Do you have a power strip under your desk? Perhaps you have them all around your house, serving a dual purpose of both increasing the number of plugs at a given place and protecting your electronics from sudden surges. Are these power strips safe? How can you tell one is about to go out? Could you be overloading your power strip?
Don’t Keep Your Power Strip in a Moist Environment
It’s sometimes easy to forget that water and electricity don’t mix very well, and may have fatal repercussions when they do. Keeping a surge protector or power strip away from water, or any liquid for that matter, is essential to not only protecting your valuable electronics, but the safety and well-being of your home and everyone in it. This is especially true of garages that aren’t climate controlled. If you’re going to need a power strip in this part of your house, you should have one hard-wired and secured against a wall by a professional electrician. These secured strips offer the best protection from the elements and have built-in failsafes in the event that moisture and debris contact the plugs. There are some power strips that are rated for use in moist environments, like the Wet Circuit.
Don’t Use a Power Strip Outdoors
Using a surge protector or power strip on an outside outlet is never a good idea, especially during damp days. Being outdoors, the exposed plugs are subject to any number of scenarios that could result in a short or electrocution. Debris falling from trees, bugs, moisture, and other elements commonly found outdoors can make these strips unsafe, and lead to potentially hazardous results. If you’re going to need an outlet outdoors, the best thing to do is to use the one installed (or have one installed) along the outside wall of your home and/or use a power strip rated for outdoor use.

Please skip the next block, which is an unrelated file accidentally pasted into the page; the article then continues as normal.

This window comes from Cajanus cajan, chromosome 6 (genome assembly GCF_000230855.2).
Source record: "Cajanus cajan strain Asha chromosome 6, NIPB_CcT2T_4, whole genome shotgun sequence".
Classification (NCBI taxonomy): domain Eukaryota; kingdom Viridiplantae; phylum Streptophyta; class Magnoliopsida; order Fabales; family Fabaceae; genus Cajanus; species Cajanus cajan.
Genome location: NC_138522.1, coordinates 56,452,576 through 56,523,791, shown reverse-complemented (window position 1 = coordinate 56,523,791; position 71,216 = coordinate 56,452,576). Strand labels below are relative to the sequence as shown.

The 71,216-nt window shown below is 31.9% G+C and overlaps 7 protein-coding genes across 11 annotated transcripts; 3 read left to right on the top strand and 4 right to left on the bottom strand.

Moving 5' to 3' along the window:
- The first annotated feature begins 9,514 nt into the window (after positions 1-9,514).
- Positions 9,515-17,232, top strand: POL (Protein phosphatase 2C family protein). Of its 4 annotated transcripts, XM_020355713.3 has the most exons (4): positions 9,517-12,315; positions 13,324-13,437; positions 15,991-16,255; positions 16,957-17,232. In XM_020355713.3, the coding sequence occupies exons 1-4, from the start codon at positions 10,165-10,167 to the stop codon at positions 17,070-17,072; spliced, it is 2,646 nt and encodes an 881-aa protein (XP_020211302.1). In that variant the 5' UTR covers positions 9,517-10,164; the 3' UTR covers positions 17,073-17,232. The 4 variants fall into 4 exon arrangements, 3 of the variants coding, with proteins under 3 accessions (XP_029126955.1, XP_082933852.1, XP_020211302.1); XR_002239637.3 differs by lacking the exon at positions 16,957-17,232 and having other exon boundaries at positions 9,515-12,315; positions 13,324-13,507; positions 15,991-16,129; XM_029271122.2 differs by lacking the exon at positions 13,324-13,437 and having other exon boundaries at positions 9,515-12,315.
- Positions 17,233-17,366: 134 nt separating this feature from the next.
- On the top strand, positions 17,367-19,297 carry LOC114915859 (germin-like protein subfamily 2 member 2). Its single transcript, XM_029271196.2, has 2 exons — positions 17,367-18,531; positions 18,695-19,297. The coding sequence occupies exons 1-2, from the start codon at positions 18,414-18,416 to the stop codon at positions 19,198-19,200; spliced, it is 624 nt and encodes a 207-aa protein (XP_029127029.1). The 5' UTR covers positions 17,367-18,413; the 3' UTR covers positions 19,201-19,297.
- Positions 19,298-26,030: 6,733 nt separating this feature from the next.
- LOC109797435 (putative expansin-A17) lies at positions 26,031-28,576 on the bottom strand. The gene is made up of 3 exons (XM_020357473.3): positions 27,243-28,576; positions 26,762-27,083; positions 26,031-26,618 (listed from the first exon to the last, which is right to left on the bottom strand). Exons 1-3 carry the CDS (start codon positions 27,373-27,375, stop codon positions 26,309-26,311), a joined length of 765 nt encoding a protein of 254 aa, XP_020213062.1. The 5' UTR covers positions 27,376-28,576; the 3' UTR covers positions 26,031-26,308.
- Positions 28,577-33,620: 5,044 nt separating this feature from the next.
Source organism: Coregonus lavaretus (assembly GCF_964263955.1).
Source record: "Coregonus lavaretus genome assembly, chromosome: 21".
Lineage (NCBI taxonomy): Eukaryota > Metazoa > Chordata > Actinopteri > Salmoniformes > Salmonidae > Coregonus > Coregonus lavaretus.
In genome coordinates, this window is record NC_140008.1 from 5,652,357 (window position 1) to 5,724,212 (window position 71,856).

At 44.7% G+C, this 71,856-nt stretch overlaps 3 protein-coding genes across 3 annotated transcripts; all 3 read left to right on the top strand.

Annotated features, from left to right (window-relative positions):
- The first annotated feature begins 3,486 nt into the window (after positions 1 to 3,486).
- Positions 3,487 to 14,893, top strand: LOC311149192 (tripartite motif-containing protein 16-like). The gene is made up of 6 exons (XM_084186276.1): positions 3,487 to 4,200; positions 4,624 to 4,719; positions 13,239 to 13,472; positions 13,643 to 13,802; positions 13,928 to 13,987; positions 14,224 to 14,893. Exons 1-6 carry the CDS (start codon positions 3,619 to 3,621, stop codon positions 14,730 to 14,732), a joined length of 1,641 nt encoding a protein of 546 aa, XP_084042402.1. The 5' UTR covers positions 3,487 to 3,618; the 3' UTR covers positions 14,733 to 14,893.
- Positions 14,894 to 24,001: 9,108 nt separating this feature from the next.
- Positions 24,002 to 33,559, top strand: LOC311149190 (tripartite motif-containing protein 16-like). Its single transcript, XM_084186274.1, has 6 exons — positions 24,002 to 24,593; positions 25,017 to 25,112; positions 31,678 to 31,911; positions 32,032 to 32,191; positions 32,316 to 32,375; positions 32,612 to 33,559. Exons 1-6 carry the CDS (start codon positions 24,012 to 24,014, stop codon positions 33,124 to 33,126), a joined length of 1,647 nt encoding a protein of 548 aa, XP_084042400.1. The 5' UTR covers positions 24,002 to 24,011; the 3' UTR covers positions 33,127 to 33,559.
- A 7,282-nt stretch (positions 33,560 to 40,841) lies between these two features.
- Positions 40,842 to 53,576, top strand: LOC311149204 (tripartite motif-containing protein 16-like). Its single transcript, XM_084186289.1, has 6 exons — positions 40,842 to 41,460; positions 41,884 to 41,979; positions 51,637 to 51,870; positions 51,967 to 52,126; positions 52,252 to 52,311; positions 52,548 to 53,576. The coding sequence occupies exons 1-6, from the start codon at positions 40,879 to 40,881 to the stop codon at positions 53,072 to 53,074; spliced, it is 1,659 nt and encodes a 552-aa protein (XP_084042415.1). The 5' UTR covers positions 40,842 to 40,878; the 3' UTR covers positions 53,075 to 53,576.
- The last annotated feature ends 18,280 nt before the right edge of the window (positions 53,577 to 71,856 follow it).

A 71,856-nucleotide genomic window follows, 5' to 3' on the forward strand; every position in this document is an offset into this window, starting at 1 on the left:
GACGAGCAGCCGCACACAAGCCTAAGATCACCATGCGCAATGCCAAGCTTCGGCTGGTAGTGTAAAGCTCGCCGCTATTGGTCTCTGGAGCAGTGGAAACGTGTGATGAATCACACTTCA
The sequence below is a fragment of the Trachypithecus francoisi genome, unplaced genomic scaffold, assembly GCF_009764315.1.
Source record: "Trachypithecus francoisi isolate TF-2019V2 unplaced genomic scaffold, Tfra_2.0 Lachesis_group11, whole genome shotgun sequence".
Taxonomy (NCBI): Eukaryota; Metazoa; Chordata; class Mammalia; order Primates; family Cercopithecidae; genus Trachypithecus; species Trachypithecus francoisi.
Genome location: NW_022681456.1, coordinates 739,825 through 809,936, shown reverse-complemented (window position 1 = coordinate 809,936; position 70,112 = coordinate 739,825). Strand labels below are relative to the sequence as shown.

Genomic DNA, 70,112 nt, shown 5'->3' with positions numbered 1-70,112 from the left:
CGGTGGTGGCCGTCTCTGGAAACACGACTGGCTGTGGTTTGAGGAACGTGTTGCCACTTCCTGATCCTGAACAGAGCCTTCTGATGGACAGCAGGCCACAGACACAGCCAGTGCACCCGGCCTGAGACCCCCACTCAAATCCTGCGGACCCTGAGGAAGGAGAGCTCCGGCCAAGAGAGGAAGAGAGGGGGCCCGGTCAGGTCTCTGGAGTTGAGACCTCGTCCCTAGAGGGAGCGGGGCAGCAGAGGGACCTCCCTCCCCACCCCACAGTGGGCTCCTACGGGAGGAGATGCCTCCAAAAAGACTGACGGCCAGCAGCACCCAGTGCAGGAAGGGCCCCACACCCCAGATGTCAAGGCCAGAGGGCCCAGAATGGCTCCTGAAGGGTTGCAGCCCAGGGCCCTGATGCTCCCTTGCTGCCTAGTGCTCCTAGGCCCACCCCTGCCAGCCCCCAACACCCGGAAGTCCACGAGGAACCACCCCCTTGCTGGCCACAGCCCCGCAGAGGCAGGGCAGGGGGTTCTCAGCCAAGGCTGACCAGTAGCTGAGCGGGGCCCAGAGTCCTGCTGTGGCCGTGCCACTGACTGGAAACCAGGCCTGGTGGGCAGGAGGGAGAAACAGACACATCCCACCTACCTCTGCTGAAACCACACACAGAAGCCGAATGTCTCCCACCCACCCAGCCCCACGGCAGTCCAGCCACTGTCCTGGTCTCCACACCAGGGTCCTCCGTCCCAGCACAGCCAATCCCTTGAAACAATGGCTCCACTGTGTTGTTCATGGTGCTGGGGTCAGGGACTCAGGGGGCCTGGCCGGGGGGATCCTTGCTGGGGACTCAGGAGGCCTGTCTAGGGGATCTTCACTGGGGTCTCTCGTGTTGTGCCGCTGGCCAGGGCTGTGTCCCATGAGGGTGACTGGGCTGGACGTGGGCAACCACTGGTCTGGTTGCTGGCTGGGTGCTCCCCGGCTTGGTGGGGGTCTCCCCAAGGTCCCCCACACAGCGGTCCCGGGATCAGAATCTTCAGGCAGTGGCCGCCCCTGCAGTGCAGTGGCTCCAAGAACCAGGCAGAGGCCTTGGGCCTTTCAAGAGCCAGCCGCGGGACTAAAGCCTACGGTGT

Don’t Daisy Chain Power Strips
This can be one of the most dangerous and least-known hazards associated with the use of a power strip. Daisy chaining (or piggy-backing) power strips can result in serious problems for both your electronics and personal safety should something go wrong on the line. It’s also unwise to put a surge protector or power strip at the end of an extension cord, or put an extension cord after a surge protector or power strip. You should also have no more than one surge protector or power strip plugged in to a single duplex outlet. You risk potentially overloading the circuit, which can be a fire hazard.
Use the Right Power Strips
Before you start using any power strip or surge protector, make sure that it is either UL (Underwriters Laboratory) or ETL (Electrical Testing Laboratories certified. You can usually find a sticker or stamp with these initials on any quality power strip or surge protector. This certification is put in place to maintain a standard of quality and safety for any electrical device in your home. Before you plug it into the wall, it’s a good idea to check for the label. Also, make sure that you are buying a power strip that is rated for the amount of amperage you need. Buying one that’s rated for more amps than you need is a good way to make sure it won’t overload if you plug too many things into it at any given time.
Replace Power Strips at the First Sign of Failure
If the indicator light on your UL or ETL certified power strip or surge protector begins to flicker or goes out, it’s time to replace the power strip. This light indicates safe operation of the strip and should be solidly lit throughout the time of use. Also, if you experience tripped breakers in a certain part of the house more than once, you may want to replace any existing power strips in that section of the house as a precaution.